# The tutor reports another of his tree finds.

Back in my June 21 post, I reminisced about the black locust trees of the Annapolis Valley, Nova Scotia. I have some news in that direction.

On August 3, returning from Courtenay to Campbell River, I was convinced we passed a few black locust trees. However, I didn’t ask my wife to stop the car so I could check one close up. I decided to wait, anticipating that later in the summer another opportunity would arise.

Yesterday, down in Nanaimo, I once again, from a distance, recognized the lacy foliage of a black locust. Passing close by, I saw the deeply furrowed bark; the tree was possibly 80 ft tall, its crown perhaps 50 ft across.

We pulled into our nearby destination. After my family went inside, I walked back towards the suspected black locust to make a close-up inspection. I never reached it; there was one much closer, in a better situation for examination. Brown pods littered the grass around it.

So we have a positive ID of black locust in Nanaimo:)

Source:

Brockman, Frank, Rebecca Merrilees and Herbert Zim. Trees of North America.
New York: Golden Press, 1968.

Jack of Oracle Tutoring by Jack and Diane, Campbell River, BC.

# The tutor follows up his earlier post about an algorithm for exponentiation.

In my Aug 28 post I brought up exponentiation and a straightforward algorithm that uses a loop. However, there is a less straightforward, yet more efficient, algorithm for it:

#!/usr/bin/perl

\$orbase=ARGV[0];#reads original base as a param. from function call
\$orexp=ARGV[1];#the original exponent
\$exp=\$orexp;
\$base=\$orbase;#this program changes the exponent and base
\$res=1;#this variable will become the result

while(\$exp>0){

if(\$exp%2==1){#checks if the exponent is odd
\$res*=\$base;
}

\$exp=int(\$exp/2);#for example: int(11/2)=5

if(\$exp>0){
\$base*=\$base;
}

}#end while loop
print “\$orbase to the exponent of \$orexp is \$res\n\n”;

Let’s assume this file is named exp.txt. To call it and ask it to evalute 210, one would type at the command prompt

perl exp.txt 2 10

This algorithm is more efficient than the looping one because it can square the base, then halve the number of times it needs to be multiplied by itself. Furthermore, it can separate the expression into even and odd segments, then tackle the even one(s) as just described.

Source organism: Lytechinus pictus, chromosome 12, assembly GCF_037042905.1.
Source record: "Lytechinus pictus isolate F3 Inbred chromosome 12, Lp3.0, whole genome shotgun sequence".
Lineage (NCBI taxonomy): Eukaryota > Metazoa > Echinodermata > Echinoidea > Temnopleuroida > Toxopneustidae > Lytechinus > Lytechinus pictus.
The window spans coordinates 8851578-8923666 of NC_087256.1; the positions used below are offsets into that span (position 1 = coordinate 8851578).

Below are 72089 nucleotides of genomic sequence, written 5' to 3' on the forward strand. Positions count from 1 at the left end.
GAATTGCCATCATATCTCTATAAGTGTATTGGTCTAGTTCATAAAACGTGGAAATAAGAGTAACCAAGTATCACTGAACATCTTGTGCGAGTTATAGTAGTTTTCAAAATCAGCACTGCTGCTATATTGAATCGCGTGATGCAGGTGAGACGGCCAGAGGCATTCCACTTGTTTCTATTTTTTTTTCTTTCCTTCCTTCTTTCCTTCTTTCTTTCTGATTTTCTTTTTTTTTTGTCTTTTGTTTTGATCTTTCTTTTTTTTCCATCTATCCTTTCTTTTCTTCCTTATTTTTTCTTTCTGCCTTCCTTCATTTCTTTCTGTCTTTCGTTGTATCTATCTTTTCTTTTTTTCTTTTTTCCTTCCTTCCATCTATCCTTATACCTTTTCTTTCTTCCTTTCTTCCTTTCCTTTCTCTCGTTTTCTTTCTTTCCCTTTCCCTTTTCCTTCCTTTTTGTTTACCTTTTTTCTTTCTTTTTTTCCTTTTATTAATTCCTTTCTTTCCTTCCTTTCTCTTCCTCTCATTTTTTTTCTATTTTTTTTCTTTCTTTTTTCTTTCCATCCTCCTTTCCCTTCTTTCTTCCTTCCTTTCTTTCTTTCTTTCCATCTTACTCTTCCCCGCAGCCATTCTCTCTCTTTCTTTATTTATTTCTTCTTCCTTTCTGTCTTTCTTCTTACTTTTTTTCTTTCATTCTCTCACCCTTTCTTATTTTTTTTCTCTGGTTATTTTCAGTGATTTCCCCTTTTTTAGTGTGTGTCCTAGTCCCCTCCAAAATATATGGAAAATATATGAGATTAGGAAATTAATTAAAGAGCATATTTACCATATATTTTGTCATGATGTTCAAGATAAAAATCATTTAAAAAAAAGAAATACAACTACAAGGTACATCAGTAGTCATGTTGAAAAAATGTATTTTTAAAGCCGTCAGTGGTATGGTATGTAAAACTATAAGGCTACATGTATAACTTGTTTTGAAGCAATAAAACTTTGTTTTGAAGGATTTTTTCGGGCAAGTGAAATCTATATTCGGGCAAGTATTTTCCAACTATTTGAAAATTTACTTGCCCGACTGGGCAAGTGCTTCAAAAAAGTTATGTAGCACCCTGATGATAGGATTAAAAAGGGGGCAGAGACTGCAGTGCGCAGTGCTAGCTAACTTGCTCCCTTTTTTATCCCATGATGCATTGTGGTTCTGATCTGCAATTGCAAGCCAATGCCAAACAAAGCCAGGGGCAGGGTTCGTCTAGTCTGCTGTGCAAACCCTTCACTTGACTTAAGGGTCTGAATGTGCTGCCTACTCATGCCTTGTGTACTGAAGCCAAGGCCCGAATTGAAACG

I’ll be talking more about the details of this algorithm in future posts:)

Source:

Grimaldi, Ralph P. Discrete and Combinatorial Mathematics. Addison-Wesley: Toronto,
1994.

Jack of Oracle Tutoring by Jack and Diane, Campbell River, BC.

# The tutor discusses the change in weather on BC’s south coast.

From early July until mid August, our summer has been uncommonly hot and dry. While we did receive one or two well-timed rains, the threat of forest fires has been unnerving.

I doubt the forest fire risk profile has officially changed at this moment, but we received heavy rain today. Looking at a weather map, I think I can see why.

The map shows us under a low pressure system, with a cold front also present. Although I’m not trained in weather, my simple explanation for the heavy rain is this: The low pressure system, which comprises warm, moisture-filled air (some of tropical origin) is colliding with the cold front. As the air in the low pressure system cools down, it can no longer hold so much moisture, so drops it as rain. The heavy rainfall results from the plunge in temperature as the low pressure system hits the cold front.

Over the next three days more rain is forecast:)

Source:

theweathernetwork.com

cbc news

Jack of Oracle Tutoring by Jack and Diane, Campbell River, BC.

# By way of finding a power of a number the tutor opens a discussion about algorithms.

Years ago my computer science professor presented the following definition:

An algorithm is a set of steps to solve a problem.

Suppose there wasn’t a dedicated function to calculate ab. Then one would need to devise an algorithm for it. One might commonly imagine a loop that multiplied the base by itself the necessary number of times;eg:

#!/usr/bin/perl

\$base=\$ARGV[0];
\$expon=\$ARGV[1];

\$ans=1;

for(\$i=0;\$i<\$expon;\$i++){
\$ans*=\$base;#means \$ans=\$ans*\$base;
}
print “\$base to the exponent \$expon is \$ans\n\n”;

Perhaps surprisingly, there is another way of evaluating ab that is more efficient. I’ll be introducing that algorithm soon.

Currently we are anticipating heavy rainfall on the west coast. It’s a welcome development after a very dry summer; I’ve high hopes it will squelch the forest fire hazards. Perhaps a coming post will celebrate this change in weather:)

Source:

Grimaldi, Ralph P. Discrete and Combinatorial Mathematics. Addison-Wesley: Don
Mills, 1994.

# The tutor further explores the golden ratio.

In my previous posts here and here, I’ve discussed some aspects of the golden ratio. Trying to find other special facets of it, I’ve dreamed up color combinations that express the golden ratio between colors: